'DUBAILAND™ will cover an area of three billion square feet. It will feature several attractions catering to the entire family. These include the 'The Restless Planet', a dinosaur theme park being developed in cooperation with the Natural History Museum in the UK; a Sports City, featuring large state-of-the-art stadiums; the Great Dubai Wheel; the Islamic Culture and Science World; the Mall of Arabia, set to become one of the largest shopping centers in the world and the Tiger Woods Dubai.' i
The idea of a place called 'Dubailand' seems like unnecessary reiteration – there is already a place called 'Dubai' that is enough like a theme park: 'Dubailand' offers unreality on top of unreality. At the moment, Dubailand performs its name very accurately – it is just demarcated land, waiting to be developed, with no discernable sign of building except huge fences and billboards forming the perimeter.
'I can almost guarantee you one thing - Dubailand will at some point feature the tallest, fastest, most-looping, smashing every record imaginable coaster. The mentality of Sheik Mohammed is to make Dubai the center of everything that is the biggest and best.' ii
After the financial maelstrom of the past year, uncertainty hangs over plans for Dubailand; perhaps it will remain simply a territory. The dusty drive back towards the original Dubai passes through scrubby desert, fields of pylons and a brief strip of half-built suburbs. The city appears, rising suddenly from the flat land around it – a thick forest of towers, to which jumbled architectural styles and burnished metal carapaces give a science fiction incongruity in its surroundings of wide desert, sea and sky.
'A vacuous agglomeration of meaningless shapemaking. Alien to its environment without root or raison, worse; damaging. Un-knowing and unaware. Dangerous, like a child at play. This is no city but a poisonous bubble.' iii
Looking in, the city is a wall of glass and metal; from within the city occludes ground level views outwards, every gap between buildings being occupied by huge adverts, or sheets of plywood yet to be adorned with such. The control exercised on the eyes of the traveler through Dubai is reminiscent of traveling down the tracks of a rollercoaster; perhaps the emphasis on these rides in the plans for 'Dubailand' is logical.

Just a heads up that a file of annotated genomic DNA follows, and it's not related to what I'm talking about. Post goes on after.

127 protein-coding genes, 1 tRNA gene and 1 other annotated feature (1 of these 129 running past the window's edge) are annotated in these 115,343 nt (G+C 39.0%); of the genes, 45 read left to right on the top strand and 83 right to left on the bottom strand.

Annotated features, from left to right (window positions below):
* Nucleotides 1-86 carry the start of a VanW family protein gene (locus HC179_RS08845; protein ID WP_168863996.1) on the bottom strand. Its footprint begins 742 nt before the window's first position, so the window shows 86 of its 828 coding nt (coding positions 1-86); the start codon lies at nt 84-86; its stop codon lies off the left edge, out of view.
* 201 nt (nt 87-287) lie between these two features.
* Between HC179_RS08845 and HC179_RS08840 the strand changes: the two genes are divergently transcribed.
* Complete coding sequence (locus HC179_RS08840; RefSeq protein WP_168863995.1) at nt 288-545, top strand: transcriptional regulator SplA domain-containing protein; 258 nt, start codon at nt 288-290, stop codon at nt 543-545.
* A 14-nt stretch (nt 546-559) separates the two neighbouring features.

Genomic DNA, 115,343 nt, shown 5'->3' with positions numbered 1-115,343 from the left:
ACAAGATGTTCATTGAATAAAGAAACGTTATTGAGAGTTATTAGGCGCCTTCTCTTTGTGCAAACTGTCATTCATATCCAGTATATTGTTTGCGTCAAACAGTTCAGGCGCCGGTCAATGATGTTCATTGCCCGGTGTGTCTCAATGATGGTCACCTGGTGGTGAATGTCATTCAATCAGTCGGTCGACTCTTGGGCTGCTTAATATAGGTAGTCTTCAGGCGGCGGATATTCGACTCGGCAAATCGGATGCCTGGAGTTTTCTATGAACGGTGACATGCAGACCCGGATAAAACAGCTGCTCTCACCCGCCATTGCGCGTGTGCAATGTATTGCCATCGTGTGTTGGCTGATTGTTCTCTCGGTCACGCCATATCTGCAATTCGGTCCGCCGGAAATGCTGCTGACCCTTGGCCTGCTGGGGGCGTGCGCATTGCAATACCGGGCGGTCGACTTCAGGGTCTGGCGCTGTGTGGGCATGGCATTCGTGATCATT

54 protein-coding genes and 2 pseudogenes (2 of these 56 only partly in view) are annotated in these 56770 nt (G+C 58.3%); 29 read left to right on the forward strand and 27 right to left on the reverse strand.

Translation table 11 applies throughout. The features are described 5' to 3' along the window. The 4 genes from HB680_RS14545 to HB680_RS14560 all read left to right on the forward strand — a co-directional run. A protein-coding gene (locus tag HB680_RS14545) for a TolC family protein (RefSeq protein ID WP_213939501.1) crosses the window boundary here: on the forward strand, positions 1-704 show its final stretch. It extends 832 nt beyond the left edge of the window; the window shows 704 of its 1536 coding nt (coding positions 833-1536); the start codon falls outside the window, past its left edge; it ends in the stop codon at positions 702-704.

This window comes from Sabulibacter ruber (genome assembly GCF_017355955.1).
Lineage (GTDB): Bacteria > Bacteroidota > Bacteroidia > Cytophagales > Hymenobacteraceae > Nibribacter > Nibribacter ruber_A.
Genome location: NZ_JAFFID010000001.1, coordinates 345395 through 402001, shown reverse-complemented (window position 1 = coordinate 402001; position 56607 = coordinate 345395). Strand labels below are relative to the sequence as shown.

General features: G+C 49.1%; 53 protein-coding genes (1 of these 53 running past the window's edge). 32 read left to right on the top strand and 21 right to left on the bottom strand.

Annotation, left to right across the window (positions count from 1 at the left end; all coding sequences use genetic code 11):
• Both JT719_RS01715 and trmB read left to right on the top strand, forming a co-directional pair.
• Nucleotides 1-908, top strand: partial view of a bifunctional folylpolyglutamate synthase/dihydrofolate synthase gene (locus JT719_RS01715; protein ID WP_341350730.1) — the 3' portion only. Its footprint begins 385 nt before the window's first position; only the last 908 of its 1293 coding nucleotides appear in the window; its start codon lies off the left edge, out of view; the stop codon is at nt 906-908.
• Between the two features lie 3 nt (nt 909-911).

Dubai museum already presents future projects as part of the city's legacy. One video exhibit elides historical achievements with dreams for the future – the wanderings of the Bedouin and the frantic construction work of the last twenty years all part of one implacable ascent into cultural and economic brilliance.
The newness of the city (in anything like the form it exists now) coupled with its abrupt border to the desert gives a feeling of impermanence, as if the city has a somewhat tenuous grasp on the land, vulnerable to being engulfed by either the sea on one side, or the sand on the other.
'Something has flickered on Sheikh Mohamed's smile. The ubiquitous cranes have paused on the skyline, as if stuck in time…This Neverland was built on the Never-Never – and now the cracks are beginning to show. Suddenly it looks less like Manhattan in the sun than Iceland in the desert' iv
Elemental incongruities abound in Dubai, as well as stylistic ones. The famous artificial ski slope in the 'Mall of the Emirates' (the largest shopping mall in the world) typifies a kind of audacious contempt for the local climate. In 'Dubai Mall' there is an enormous aquarium, reportedly the biggest in the world. In the aquarium floats a team of scuba divers, silently buffeted by hundreds of fish clamoring for the food being distributed. The view from inside the tank must be quiet remarkable – brash shop signs silhouetting the hundreds of spectators stood on the edges of multiple floors, disappearing up into the mock night-sky roof of the mall.
Away from the touristic main attractions, the more ordinary stretches of mall are sparsely populated by shoppers – the once popular 'Ibn Battuta' mall, with its geographically themed zones, now feels desolate. Luxury goods salesmen idle away their days, the only busy store is the huge 'Géant' hypermarket (appropriately located in the Tunisian zone). The speed of development in Dubai means that supply clearly outstripped demand long ago and what was modish a year ago is now hopelessly out of fashion.
The strongest feeling about Dubai I had whilst there was that there was something missing – some large, vital component of a true city that had been omitted – but bits of this indefinable stuff creep in places. The stacks of cardboard boxes being loaded onto blue and white dows (local seagoing boats, often very rickety in appearance) bound for India, in front of the huge HSBC headquarters, tiny shops on back alleys selling plastic tat, crammed in between temples and yet more shops – these are the things that made me feel that the city was alive, and not just a construct based on market research performed on a demographic a little too close to my own for comfort.
There is a guilt connected to being there, different to the usual one when taking advantage of a country poorer than your own. Here the guilt is more to do with seeing parts of European and American culture imported and then exaggerated out of all proportion. Dubai is easily cast as a kind of nadir, a logical step for rampant, expansionist capitalism, and although this is a very obvious interpretation of the place, it is one that I found hard to avoid.